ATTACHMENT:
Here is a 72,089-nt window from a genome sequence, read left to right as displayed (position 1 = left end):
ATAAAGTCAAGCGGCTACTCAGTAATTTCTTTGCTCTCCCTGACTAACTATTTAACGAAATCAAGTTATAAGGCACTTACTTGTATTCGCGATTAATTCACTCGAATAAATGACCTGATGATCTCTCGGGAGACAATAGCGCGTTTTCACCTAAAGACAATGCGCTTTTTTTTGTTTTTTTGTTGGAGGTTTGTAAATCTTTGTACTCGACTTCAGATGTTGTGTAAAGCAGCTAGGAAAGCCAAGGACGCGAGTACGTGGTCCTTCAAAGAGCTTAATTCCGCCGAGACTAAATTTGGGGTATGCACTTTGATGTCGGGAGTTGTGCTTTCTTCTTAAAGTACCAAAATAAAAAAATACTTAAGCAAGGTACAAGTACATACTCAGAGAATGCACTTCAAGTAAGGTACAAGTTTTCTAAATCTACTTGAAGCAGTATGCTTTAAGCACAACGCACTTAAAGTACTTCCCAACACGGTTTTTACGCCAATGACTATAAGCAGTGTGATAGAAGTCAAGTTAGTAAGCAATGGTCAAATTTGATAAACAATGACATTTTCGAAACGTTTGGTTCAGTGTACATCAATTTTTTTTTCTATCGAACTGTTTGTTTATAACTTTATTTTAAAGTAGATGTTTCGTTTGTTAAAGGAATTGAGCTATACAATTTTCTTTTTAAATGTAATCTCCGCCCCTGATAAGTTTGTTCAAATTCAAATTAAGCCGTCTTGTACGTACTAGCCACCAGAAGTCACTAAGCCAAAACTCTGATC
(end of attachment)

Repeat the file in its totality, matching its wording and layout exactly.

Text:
Here is a 72,089-nt window from a genome sequence, read left to right as displayed (position 1 = left end):
ATAAAGTCAAGCGGCTACTCAGTAATTTCTTTGCTCTCCCTGACTAACTATTTAACGAAATCAAGTTATAAGGCACTTACTTGTATTCGCGATTAATTCACTCGAATAAATGACCTGATGATCTCTCGGGAGACAATAGCGCGTTTTCACCTAAAGACAATGCGCTTTTTTTTGTTTTTTTGTTGGAGGTTTGTAAATCTTTGTACTCGACTTCAGATGTTGTGTAAAGCAGCTAGGAAAGCCAAGGACGCGAGTACGTGGTCCTTCAAAGAGCTTAATTCCGCCGAGACTAAATTTGGGGTATGCACTTTGATGTCGGGAGTTGTGCTTTCTTCTTAAAGTACCAAAATAAAAAAATACTTAAGCAAGGTACAAGTACATACTCAGAGAATGCACTTCAAGTAAGGTACAAGTTTTCTAAATCTACTTGAAGCAGTATGCTTTAAGCACAACGCACTTAAAGTACTTCCCAACACGGTTTTTACGCCAATGACTATAAGCAGTGTGATAGAAGTCAAGTTAGTAAGCAATGGTCAAATTTGATAAACAATGACATTTTCGAAACGTTTGGTTCAGTGTACATCAATTTTTTTTTCTATCGAACTGTTTGTTTATAACTTTATTTTAAAGTAGATGTTTCGTTTGTTAAAGGAATTGAGCTATACAATTTTCTTTTTAAATGTAATCTCCGCCCCTGATAAGTTTGTTCAAATTCAAATTAAGCCGTCTTGTACGTACTAGCCACCAGAAGTCACTAAGCCAAAACTCTGATC